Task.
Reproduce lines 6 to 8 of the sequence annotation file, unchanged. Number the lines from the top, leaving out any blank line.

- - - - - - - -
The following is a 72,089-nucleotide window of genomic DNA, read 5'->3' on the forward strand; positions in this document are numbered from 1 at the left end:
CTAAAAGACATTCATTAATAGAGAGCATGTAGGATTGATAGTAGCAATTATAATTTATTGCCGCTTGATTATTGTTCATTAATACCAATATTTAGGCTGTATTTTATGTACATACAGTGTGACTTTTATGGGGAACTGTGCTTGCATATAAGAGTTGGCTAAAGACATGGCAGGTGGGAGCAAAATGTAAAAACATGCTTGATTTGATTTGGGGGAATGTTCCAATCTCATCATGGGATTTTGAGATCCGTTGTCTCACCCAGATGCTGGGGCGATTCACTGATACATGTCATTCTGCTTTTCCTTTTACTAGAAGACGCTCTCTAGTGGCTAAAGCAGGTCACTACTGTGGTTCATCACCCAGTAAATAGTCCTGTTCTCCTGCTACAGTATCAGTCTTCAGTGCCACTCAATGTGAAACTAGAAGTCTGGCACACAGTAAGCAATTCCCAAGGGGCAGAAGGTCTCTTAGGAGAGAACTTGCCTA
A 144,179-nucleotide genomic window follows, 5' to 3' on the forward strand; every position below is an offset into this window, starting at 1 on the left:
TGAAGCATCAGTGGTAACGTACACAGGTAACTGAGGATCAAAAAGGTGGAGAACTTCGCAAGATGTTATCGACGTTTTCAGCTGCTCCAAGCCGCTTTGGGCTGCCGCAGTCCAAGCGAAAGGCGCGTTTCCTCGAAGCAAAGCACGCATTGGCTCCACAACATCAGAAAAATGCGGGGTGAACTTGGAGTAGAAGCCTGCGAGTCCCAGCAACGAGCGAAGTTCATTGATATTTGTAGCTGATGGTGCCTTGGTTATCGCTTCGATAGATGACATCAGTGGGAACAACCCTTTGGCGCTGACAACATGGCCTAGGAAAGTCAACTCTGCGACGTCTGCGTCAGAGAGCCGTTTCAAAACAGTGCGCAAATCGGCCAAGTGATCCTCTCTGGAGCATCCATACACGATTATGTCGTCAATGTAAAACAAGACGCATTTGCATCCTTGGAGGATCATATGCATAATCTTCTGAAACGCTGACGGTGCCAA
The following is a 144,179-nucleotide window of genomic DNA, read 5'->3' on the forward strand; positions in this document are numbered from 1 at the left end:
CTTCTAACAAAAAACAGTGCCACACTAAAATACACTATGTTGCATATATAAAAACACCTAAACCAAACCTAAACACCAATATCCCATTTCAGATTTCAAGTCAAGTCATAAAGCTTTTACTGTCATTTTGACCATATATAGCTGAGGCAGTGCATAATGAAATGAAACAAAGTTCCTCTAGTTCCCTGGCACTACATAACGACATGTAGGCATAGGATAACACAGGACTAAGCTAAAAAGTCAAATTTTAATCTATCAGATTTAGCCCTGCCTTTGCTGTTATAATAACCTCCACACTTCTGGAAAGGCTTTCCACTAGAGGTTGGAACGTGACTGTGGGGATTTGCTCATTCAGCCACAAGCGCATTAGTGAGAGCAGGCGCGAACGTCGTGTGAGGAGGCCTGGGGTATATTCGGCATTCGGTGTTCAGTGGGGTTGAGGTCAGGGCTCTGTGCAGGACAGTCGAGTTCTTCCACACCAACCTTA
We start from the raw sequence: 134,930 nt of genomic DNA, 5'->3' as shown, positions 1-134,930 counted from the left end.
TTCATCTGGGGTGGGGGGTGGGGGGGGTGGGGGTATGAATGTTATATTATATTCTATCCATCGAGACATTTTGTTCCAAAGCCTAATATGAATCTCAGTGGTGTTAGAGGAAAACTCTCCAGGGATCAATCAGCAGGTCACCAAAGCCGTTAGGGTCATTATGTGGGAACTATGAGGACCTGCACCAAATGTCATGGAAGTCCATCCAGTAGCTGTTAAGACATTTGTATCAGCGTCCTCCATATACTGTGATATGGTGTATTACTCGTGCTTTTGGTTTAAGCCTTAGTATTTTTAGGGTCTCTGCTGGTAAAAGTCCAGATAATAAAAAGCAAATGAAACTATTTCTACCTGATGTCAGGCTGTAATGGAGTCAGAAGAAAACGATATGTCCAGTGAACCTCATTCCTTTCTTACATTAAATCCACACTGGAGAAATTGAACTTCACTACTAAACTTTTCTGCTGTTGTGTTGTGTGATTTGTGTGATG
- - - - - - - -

CTTCTAACAAAAAACAGTGCCACACTAAAATACACTATGTTGCATATATAAAAACACCTAAACCAAACCTAAACACCAATATCCCATTTCAGATTTCAAGTCAAGTCATAAAGCTTTTACTGTCATTTTGACCATATATAGCTGAGGCAGTGCATAATGAAATGAAACAAAGTTCCTCTAGTTCCCTGGCACTACATAACGACATGTAGGCATAGGATAACACAGGACTAAGCTAAAAAGTCAAATTTTAATCTATCAGATTTAGCCCTGCCTTTGCTGTTATAATAACCTCCACACTTCTGGAAAGGCTTTCCACTAGAGGTTGGAACGTGACTGTGGGGATTTGCTCATTCAGCCACAAGCGCATTAGTGAGAGCAGGCGCGAACGTCGTGTGAGGAGGCCTGGGGTATATTCGGCATTCGGTGTTCAGTGGGGTTGAGGTCAGGGCTCTGTGCAGGACAGTCGAGTTCTTCCACACCAACCTTA
We start from the raw sequence: 134,930 nt of genomic DNA, 5'->3' as shown, positions 1-134,930 counted from the left end.
TTCATCTGGGGTGGGGGGTGGGGGGGGTGGGGGTATGAATGTTATATTATATTCTATCCATCGAGACATTTTGTTCCAAAGCCTAATATGAATCTCAGTGGTGTTAGAGGAAAACTCTCCAGGGATCAATCAGCAGGTCACCAAAGCCGTTAGGGTCATTATGTGGGAACTATGAGGACCTGCACCAAATGTCATGGAAGTCCATCCAGTAGCTGTTAAGACATTTGTATCAGCGTCCTCCATATACTGTGATATGGTGTATTACTCGTGCTTTTGGTTTAAGCCTTAGTATTTTTAGGGTCTCTGCTGGTAAAAGTCCAGATAATAAAAAGCAAATGAAACTATTTCTACCTGATGTCAGGCTGTAATGGAGTCAGAAGAAAACGATATGTCCAGTGAACCTCATTCCTTTCTTACATTAAATCCACACTGGAGAAATTGAACTTCACTACTAAACTTTTCTGCTGTTGTGTTGTGTGATTTGTGTGATG